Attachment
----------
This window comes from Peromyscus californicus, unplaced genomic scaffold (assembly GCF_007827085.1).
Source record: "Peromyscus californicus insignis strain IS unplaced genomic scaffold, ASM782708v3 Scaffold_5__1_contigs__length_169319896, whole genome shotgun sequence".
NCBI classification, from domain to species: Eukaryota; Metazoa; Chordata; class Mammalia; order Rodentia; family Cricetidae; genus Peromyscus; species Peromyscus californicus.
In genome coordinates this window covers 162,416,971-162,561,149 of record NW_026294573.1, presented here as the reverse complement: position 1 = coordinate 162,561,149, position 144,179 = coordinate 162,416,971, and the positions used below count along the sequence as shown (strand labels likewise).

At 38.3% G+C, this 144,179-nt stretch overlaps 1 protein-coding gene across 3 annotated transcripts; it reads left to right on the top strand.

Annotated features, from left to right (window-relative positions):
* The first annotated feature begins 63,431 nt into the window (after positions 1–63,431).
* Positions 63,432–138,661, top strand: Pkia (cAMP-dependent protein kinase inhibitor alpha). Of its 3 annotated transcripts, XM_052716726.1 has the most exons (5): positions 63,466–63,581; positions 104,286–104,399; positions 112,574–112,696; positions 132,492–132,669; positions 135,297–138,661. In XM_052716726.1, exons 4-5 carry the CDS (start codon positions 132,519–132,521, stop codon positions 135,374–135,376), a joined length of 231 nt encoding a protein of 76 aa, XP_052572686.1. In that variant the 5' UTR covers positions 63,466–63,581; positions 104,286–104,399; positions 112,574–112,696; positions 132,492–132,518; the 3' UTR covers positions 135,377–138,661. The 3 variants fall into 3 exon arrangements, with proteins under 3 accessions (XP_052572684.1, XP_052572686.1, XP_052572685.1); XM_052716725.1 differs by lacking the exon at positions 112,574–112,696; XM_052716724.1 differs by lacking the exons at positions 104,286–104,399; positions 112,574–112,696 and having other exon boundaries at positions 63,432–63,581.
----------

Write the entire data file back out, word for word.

This window comes from Peromyscus californicus, unplaced genomic scaffold (assembly GCF_007827085.1).
Source record: "Peromyscus californicus insignis strain IS unplaced genomic scaffold, ASM782708v3 Scaffold_5__1_contigs__length_169319896, whole genome shotgun sequence".
NCBI classification, from domain to species: Eukaryota; Metazoa; Chordata; class Mammalia; order Rodentia; family Cricetidae; genus Peromyscus; species Peromyscus californicus.
In genome coordinates this window covers 162,416,971-162,561,149 of record NW_026294573.1, presented here as the reverse complement: position 1 = coordinate 162,561,149, position 144,179 = coordinate 162,416,971, and the positions used below count along the sequence as shown (strand labels likewise).

At 38.3% G+C, this 144,179-nt stretch overlaps 1 protein-coding gene across 3 annotated transcripts; it reads left to right on the top strand.

Annotated features, from left to right (window-relative positions):
* The first annotated feature begins 63,431 nt into the window (after positions 1–63,431).
* Positions 63,432–138,661, top strand: Pkia (cAMP-dependent protein kinase inhibitor alpha). Of its 3 annotated transcripts, XM_052716726.1 has the most exons (5): positions 63,466–63,581; positions 104,286–104,399; positions 112,574–112,696; positions 132,492–132,669; positions 135,297–138,661. In XM_052716726.1, exons 4-5 carry the CDS (start codon positions 132,519–132,521, stop codon positions 135,374–135,376), a joined length of 231 nt encoding a protein of 76 aa, XP_052572686.1. In that variant the 5' UTR covers positions 63,466–63,581; positions 104,286–104,399; positions 112,574–112,696; positions 132,492–132,518; the 3' UTR covers positions 135,377–138,661. The 3 variants fall into 3 exon arrangements, with proteins under 3 accessions (XP_052572684.1, XP_052572686.1, XP_052572685.1); XM_052716725.1 differs by lacking the exon at positions 112,574–112,696; XM_052716724.1 differs by lacking the exons at positions 104,286–104,399; positions 112,574–112,696 and having other exon boundaries at positions 63,432–63,581.